Bing – Microsoft’s New Search Engine versus Google
Bing-Microsoft’s New Search Engine versus Google
- “Decision Search Engine”
- Microsoft claims “nearly half of all searches don’t result in the answer that people are seeking”
- Bing aims to supply ‘knowledge that leads to action’
- $100 million advertising budget
- Market share Google 65%, Yahoo 20.4%, Microsoft 8.2%
Not satisfied with third place honor in the Google-dominated search engine line-up, Microsoft is set to ‘Bing’ something new to the table. Rather than just another search engine that dishes out results based on popularity, Bing prides itself as a ‘decision engine’.
Since drawing excitement as ‘Kumo’ with some of its features revealed on the Microsoft blog in March, Microsoft has since renamed their new search engine Bing. “The name is short, it’s easy to say, it works globally,” quipped Microsoft CEO, Steve Ballmer.
Well, to begin with, I’m not really sure we need a new search engine. Besides, with a 65% stronghold of the market share, Google is probably unbeatable. Over 30% of global internet users visit Google every day. Would Bing be satisfied being second in command by trumping Yahoo’s 20.4% market share then? Runner-up doesn’t sound that bad given the dismal performances from MSN Search and Live Search. Microsoft only managed 8.2%. These figures were from comScore Inc based on US search queries in April.
Microsoft justifies the introduction of Bing as the solution to providing people with the answer that they are seeking. With over four new websites created every second in 2009, Microsoft claims that ‘nearly half of all searches don’t result in the answer that people are seeking’. Hence, more than just providing information, Bing aims to supply ‘knowledge that leads to action’ by helping users take the guess work out to make smarter, faster decisions.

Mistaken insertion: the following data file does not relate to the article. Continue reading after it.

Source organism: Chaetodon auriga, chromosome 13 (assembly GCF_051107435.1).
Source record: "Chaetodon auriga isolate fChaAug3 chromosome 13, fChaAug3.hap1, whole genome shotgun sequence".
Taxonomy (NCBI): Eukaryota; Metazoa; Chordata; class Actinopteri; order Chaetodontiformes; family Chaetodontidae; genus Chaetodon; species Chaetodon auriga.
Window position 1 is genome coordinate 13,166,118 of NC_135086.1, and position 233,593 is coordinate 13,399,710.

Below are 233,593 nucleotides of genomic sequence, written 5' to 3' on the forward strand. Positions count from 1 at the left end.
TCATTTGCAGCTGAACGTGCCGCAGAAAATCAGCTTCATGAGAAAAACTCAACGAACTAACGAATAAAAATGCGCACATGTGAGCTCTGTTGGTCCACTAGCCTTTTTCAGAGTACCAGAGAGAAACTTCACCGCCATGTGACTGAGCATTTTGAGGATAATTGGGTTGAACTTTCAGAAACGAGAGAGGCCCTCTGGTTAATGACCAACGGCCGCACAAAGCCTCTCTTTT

Bing features a bar of links running down the left side of the search results page that aim to help organize results. It also keeps track of recent searches and enables users to email links from that search history or share them on Facebook.
What attracts me and will entice me to switch to Bing are its unique shopping and travel functions. A search on airfare will bring up results from Farecast which features the Price Predictor that charts the best time to buy an air ticket so as to get you the biggest savings.
The online shopper will take delight in how Bing makes shopping easier; Bing brings together price comparisons, images, and reviews without leaving the search page. Better still, it claims to get consumers cash backs from hundreds of online retailers.
Bing also reassures the user looking for medical information online by providing results from the top credible medical sources in the world which you can trust. It also refines the results on local searches and allows you to filter your results so you get what you want instead of having to sift through everything a search engine would usually throw at you.
Hopefully, with the launch of Bing, Microsoft can turn the situation around. It posted a quarterly loss in its online advertising business.
However, it will first have to contend with a generous advertising budget. Having learned its lesson from its last foray, Live Search, which fell short of expectations due to a lack of promotion, Microsoft has been reported to have set aside up to $100 million to advertise Bing.
Will Rocky the underdog, a term Ballmer has used to describe his outfit, triumph with this one? “It takes persistence in this stuff. You don’t always get things right,” said Ballmer. Let’s just hope it pays off this time. Well, for one, I already like what I use. It seems an easy-to-use search engine that does things a little differently. So, why not give it a go?
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